No. 1013
September 11, 2019

About The UjianNasional


Author, commentator, influencer. "The Consigliere." Editor-in-Chief of

Peter DeLorenzo has been in and around the sport of racing since the age of ten. After a 22-year career in automotive marketing and advertising, where he worked on national campaigns as well as creating many motorsports campaigns for various clients, DeLorenzo established on June 1, 1999. Over the years DeLorenzo's commentaries on racing and the business of motorsports have resonated throughout the industry. Because of the burgeoning influence of those commentaries, DeLorenzo has directly consulted automotive clients on the fundamental direction and content of their motorsports programs. DeLorenzo is considered to be one of the most influential voices commenting on the sport today.

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By Peter M. DeLorenzo

Detroit. Watching the Daytona 24 Hours (Rolex24) unfurl last weekend left a lot to be desired. There's no question that the torrential rain that hit early Sunday morning put more than a damper on the race. It pretty much brought any potential excitement for the overall lead and the class battles shaping up for the end of the race to a splashing halt. But then again, that's how road racing differs from oval racing, and sometimes we forget that fact.

I suggested on Twitter that the race probably could have been called three hours earlier, but then again I had to remind myself that wouldn't be consistent with what sports car racing is about. Road racers run in the rain, which is one of the biggest differentiators between it and traditional American oval racing. A perfect example of this was the 12 Hours of Sebring, in 1965. Late in the afternoon a tremendous storm overwhelmed the venerable airport circuit, dumping five inches of rain in just 30 minutes. Think about that for a moment, and if you've ever been to Sebring  - which is as flat as a pancake - you'd know that the water had nowhere to go. The circuit was flooded to the point that lap times slowed to as much as ten minutes. Drivers in open cars ended up sitting in water up to their elbows, and the pit lane was a running river that carried wheels and tires away if they weren't accounted for. In short, the 12 Hours of Sebring in 1965 became known for the "The Deluge" and the fact that the race was never stopped once is truly remarkable. It will also be remembered for Jim Hall and Hap Sharp's fantastic victory in their No. 3 Chaparral 2A Chevrolet, marking the first major international win for Chaparral Cars.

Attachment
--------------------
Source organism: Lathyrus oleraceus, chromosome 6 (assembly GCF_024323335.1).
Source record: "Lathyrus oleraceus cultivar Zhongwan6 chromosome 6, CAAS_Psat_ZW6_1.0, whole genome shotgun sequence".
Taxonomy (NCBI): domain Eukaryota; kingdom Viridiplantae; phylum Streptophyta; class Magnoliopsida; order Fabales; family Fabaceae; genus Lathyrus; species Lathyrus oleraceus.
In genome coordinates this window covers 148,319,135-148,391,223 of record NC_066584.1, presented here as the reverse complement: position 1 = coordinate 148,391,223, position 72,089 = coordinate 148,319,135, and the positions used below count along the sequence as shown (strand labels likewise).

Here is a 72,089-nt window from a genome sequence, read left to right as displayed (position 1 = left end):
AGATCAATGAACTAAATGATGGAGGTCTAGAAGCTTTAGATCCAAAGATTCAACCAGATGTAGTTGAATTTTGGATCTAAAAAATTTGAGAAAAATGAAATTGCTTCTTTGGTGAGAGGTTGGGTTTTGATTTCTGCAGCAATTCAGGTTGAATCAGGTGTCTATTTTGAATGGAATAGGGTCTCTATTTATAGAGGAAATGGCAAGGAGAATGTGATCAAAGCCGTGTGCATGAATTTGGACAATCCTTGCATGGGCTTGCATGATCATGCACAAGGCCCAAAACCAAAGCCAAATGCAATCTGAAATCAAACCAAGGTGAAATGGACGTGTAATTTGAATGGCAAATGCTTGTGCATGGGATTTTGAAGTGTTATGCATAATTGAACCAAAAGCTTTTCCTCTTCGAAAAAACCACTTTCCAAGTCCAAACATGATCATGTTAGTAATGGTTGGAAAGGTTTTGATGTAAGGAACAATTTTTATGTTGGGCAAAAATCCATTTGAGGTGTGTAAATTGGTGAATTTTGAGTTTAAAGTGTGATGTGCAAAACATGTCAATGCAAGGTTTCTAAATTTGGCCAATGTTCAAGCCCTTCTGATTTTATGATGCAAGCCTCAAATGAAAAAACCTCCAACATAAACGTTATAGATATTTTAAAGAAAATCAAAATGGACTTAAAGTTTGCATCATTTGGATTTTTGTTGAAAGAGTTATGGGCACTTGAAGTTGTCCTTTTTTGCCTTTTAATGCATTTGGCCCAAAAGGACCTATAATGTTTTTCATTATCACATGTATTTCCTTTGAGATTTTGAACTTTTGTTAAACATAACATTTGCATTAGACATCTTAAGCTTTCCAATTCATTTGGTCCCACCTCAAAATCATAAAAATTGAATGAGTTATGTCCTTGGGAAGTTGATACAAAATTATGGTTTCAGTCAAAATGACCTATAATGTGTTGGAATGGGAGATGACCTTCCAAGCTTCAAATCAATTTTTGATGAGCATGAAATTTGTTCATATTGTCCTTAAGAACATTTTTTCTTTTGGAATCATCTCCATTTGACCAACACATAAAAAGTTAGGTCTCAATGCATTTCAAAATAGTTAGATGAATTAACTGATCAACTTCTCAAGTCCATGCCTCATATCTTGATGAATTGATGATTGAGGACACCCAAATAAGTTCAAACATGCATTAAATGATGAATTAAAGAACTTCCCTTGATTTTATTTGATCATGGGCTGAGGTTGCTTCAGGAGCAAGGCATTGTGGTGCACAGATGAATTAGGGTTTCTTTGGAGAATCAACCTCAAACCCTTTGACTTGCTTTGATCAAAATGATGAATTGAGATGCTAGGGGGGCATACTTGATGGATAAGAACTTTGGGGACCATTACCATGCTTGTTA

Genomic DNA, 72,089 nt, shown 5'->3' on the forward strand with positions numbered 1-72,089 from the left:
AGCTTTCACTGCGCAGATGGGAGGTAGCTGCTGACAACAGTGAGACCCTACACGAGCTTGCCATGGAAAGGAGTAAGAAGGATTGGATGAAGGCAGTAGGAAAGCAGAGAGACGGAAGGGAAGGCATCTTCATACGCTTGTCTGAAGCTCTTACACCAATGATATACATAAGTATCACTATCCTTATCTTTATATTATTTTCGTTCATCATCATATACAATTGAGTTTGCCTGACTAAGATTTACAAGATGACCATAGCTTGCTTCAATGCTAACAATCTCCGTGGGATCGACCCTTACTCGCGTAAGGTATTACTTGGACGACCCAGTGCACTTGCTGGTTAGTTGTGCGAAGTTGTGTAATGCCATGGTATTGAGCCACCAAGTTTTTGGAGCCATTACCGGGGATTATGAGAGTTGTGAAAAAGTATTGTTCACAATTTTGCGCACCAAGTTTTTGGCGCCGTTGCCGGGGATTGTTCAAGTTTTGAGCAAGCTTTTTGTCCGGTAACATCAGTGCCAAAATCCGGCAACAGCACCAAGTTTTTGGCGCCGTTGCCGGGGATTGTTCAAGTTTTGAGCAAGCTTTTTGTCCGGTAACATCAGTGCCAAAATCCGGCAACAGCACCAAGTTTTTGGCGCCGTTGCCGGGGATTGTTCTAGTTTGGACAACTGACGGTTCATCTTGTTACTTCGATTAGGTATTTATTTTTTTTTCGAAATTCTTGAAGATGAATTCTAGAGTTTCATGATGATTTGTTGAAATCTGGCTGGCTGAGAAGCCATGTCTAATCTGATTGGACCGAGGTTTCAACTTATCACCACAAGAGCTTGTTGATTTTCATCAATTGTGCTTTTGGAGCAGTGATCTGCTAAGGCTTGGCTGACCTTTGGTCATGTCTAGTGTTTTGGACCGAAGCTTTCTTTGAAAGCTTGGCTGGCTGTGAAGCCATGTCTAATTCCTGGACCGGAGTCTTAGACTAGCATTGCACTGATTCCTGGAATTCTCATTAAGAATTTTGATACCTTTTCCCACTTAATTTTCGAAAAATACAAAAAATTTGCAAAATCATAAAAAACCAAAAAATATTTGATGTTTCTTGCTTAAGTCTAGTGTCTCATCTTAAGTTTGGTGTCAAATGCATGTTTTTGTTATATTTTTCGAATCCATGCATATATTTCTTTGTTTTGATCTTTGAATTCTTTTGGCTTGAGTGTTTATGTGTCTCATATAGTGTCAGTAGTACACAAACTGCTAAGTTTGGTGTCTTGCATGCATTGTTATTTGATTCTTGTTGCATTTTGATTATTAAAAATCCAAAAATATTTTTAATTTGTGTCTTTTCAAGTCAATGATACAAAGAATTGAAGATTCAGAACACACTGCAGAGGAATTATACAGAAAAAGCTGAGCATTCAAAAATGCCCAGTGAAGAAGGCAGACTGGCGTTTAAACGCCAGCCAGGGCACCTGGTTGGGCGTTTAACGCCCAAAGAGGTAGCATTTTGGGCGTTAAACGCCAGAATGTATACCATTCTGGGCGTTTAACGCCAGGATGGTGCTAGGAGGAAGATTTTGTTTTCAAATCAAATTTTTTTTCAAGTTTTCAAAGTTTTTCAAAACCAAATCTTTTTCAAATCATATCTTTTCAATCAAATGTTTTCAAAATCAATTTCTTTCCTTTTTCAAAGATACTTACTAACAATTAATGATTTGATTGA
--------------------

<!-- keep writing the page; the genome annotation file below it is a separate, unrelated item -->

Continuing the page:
So, as disappointing as the finish of the Daytona 24 Hours was, it reminded us of a dimension of road racing that should never be dismissed or forgotten. (You can read more about the race in "The Line" -WG.)  

As for the new NBC motorsports coverage, it is shaping up to be a significantly better than what we've experienced in recent years. Covering a road race is extremely difficult to begin with, but the NBC crew seemed to handle it with aplomb. And it's always interesting to see that whenever NASCAR-oriented types are exposed to a major international sports car racing event, they can't say enough about it and are truly impressed. Will that lead to different thinking from NASCAR as far as making fundamental changes to their show? Not likely, at least not until the current contracts with its tracks expire in a couple of years, which would then permit the NASCAR schedule to be radically altered. Right. Add that to the file.

At any rate, it's great to get the 2019 IMSA WeatherTech Championship underway, and if the green flag racing action from Daytona is any indication, it's shaping up to be a tremendous season.

And that's the High-Octane Truth for this week.

(Dave Friedman photo)
Sebring, Florida, March 27, 1965. The Delmo Johnson/Dave Morgan No. 1 Chevrolet Corvette Grand Sport splashes by the pits at the peak of "The Deluge" in the 12 Hours of Sebring.